EV batteries are often placed along the underside of the vehicle. This extra weight helps keep your wheels on the road, especially if you have winter tires installed. Studies have shown winter tires are the single most important investment you can make for safe winter driving in any vehicle, and EVs are no exception. Winter tires tend to be less efficient than all-season or summer tires, but in most cases, they will not have a major impact on range.

Most EVs available today have front wheel drive, which is fine for most winter driving conditions in the northeast when accompanied by winter tires and modern traction control systems. A growing number of EVs have all-wheel drive (AWD), including models from Toyota, Tesla (“dual motor”), Mitsubishi, Subaru, Audi, BMW, Mini and Volvo all offer models with AWD. Many more options are due to arrive in the next few years.

A few EV models have rear wheel drive (RWD) systems, which may be less predictable in winter road conditions. Many owners have reported traction-control systems and winter tires make RWD acceptable in northeast conditions. We recommend researching specific models prior to a purchase to ensure they will work for your needs.

Aerodynamic body parts help EVs maximize their range, but they do sometimes include trim pieces which reduce the ground clearance of the vehicle. Some EV models have adjustable suspension systems that allow drivers to increase ride height at the press of a button. Another option is putting in a “lift kit” that boosts the standard suspension further off the ground. If you regularly drive in deep, snowy conditions you can inquire with your dealer or manufacturer as there may be other options to provide more clearance.

Charging in Winter

EVs can charge on Level 1 charging (plugging into a standard 120V home outlet), which typically takes overnight or longer to charge. Faster Level 2 (240V) charging is also available. Some EVs include DC fast charging capability which can provide an 80% charge in 30-60 minutes under normal conditions. All three types of charging may require more time in cold winter conditions, but this is especially true of DC fast charging.

If you have a garage or carport for your EV that will help keep the battery a bit warmer. Some EVs have battery heaters that turn on in the coldest temperatures (e.g. below 0° F) to prevent permanent battery damage, so it is often prudent to leave your EV plugged in overnight when polar air visits your neighborhood – especially if your vehicle is parked outside. Check with your EV dealer or owner’s manual for more information on whether this is a consideration for your vehicle.

If you have an all-electric vehicle, upgrading to a Level 2 charger will speed your charging and can also boost your ability to preheat while still plugged in to save range.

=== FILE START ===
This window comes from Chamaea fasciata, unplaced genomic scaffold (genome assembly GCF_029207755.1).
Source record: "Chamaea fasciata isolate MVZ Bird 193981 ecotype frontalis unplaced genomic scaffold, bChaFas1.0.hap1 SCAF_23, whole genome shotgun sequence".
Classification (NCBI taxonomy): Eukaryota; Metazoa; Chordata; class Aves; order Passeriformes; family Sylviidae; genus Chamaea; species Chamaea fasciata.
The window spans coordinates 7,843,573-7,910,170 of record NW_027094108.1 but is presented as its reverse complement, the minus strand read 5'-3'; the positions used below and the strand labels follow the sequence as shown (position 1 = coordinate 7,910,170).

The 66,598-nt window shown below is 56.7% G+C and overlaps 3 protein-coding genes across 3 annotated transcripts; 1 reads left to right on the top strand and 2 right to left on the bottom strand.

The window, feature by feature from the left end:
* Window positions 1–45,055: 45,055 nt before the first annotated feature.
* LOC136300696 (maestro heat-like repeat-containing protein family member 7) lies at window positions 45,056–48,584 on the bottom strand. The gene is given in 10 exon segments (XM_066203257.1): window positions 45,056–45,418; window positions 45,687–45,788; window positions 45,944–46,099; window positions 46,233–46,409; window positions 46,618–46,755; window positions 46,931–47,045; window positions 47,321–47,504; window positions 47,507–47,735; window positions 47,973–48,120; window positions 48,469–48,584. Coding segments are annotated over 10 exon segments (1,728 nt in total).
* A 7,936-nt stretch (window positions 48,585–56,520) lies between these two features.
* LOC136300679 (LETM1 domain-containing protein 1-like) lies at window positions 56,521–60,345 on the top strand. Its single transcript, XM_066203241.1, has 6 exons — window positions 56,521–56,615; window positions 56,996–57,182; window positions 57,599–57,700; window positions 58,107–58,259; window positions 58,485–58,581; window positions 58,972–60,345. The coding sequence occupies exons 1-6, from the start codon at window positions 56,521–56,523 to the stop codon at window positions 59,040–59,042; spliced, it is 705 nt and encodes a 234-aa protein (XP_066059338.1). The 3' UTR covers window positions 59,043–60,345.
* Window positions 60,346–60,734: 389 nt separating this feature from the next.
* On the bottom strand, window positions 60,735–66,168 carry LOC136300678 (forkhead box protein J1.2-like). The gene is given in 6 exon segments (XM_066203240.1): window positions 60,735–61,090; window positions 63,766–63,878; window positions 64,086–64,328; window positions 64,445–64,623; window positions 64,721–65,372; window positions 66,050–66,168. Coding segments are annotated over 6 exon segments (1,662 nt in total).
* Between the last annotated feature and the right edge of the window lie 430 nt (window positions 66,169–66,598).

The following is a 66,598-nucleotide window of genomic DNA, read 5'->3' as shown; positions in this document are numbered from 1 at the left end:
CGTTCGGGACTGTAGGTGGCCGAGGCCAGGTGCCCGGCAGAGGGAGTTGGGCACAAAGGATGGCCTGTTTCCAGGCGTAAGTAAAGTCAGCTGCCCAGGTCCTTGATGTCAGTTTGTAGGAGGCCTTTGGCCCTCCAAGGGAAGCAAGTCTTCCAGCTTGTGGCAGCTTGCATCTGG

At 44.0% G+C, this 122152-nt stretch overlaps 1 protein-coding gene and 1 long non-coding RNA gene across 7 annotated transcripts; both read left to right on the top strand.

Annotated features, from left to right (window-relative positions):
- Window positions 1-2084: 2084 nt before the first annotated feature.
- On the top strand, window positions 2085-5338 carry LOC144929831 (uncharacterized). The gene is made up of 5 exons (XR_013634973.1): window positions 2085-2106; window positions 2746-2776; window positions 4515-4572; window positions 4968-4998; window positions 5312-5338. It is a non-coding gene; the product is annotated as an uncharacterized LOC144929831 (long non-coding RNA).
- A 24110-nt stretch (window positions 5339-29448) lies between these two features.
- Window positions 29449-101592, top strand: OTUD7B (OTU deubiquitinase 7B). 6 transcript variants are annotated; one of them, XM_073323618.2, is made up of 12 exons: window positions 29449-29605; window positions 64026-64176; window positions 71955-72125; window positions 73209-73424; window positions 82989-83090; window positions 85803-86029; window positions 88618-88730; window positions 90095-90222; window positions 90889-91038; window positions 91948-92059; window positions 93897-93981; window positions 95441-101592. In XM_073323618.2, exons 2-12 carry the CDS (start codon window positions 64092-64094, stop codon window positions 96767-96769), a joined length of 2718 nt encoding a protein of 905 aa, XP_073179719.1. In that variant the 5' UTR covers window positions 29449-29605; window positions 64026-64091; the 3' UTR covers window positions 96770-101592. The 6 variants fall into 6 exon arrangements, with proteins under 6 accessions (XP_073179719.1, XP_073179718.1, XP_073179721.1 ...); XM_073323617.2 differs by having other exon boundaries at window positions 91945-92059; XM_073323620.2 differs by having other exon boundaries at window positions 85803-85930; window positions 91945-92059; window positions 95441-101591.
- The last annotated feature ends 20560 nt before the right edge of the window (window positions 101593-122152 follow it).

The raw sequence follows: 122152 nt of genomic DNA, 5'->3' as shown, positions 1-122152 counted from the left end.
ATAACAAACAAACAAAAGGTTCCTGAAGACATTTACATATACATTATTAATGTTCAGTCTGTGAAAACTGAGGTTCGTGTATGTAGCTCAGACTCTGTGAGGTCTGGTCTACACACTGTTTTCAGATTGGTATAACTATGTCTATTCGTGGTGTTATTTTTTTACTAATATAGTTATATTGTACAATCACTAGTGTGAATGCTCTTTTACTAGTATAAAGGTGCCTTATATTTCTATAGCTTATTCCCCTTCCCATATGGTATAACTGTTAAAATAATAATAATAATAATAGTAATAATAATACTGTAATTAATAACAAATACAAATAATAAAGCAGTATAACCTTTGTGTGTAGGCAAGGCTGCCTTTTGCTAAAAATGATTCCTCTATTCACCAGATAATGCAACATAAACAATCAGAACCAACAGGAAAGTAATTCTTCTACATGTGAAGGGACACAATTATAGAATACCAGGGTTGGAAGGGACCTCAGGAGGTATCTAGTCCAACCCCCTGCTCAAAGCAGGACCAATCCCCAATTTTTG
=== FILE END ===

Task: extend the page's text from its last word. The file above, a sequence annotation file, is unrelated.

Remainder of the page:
For DC fast charging in winter, some EVs may have preconditioning systems that warm up the battery when you approach a fast charging stop. For example, if you are on a trip including a stop at one of their Supercharger DC fast chargers, be sure to use the built-in vehicle navigation system as it will automatically precondition the battery prior to a Supercharging session.

Driving Tips

Fortunately, there are some things EV drivers can do to restore some of the range lost in colder winter conditions. Best practices include:

  • Preheating – getting the vehicle cabin up to temperature while still plugged in means more energy is available for range. This can often be controlled with smartphone apps or key fobs and generally works best on higher powered Level 2 chargers. Preheating can also make it much easier to remove snow and ice from your vehicle before leaving home.
  • Departure Time Scheduling – Many EV models will allow you to schedule a departure time that will finish a charging session just before you need to go. This is a great way to get the battery warmed up a bit from charging and, for some models, it will include preheating.
  • Heated Surfaces – Using heated seats and steering wheels if your vehicle has these is usually much more efficient than operating the cabin heat, even if you have a heat pump installed. Some drivers will use a lap blanket or continue wearing jackets to avoid operating heat for longer distance travels.
  • Tire Pressure – Cold temps increase the density of air, which commonly leads to lower tire pressures. You can find the recommended tire pressure on a sticker located on the driver’s door jamb. Check pressure and add air regularly to increase winter efficiency.
  • Driving Speed – reducing travel speed is one of the most effective ways to boost range in any condition as air resistance increases significantly with speed. Slowing down 5-10 mph can provide an additional 10-20% or more of range, depending on the model and conditions.
  • Eco-Driving – Some vehicles have “eco” or economy modes that reduce power to the motors and do other things to increase efficiency. Also, following basic eco-driving principles (accelerating slowly, braking slowly, letting off on the accelerator as you crest a hill, and anticipating stoplights and slowing down) will help maximize the use of regenerative braking systems that put energy back in the battery instead of wasting it with mechanical brakes. You should also remove any heavy objects, roof racks, snow and ice, etc. from the vehicle when possible to increase efficiency.

Most EV owners find these practices become second nature, and they enjoy running their EVs year-round. That said, if you are in a single-car household and don’t relish the thought of more planning for road trips in winter, you may be happier with a plug-in hybrid EV model that can run on gasoline when needed.

Automakers and battery designers are working on new battery chemistries that promise more range and less impacts from colder temperatures, so hopefully these issues will continue to diminish as these technologies are integrated into future EVs.

Additional Resources

https://www.energy.gov/eere/electricvehicles/maximizing-electric-cars-range-extreme-temperatures

https://www.greencarreports.com/news/1109449_driving-electric-cars-in-winter-tips-from-experienced-owner

https://www.fueleconomy.gov/feg/evtips.shtml

https://insideevs.com/features/381393/tesla-model-3-winter-tips/

https://www.tesla.com/support/winter-driving-tips

David Roberts is the Drive Electric Vermont coordinator. He has driven all-electric vehicles for the past 8 years and says if you have to drive, drive electric.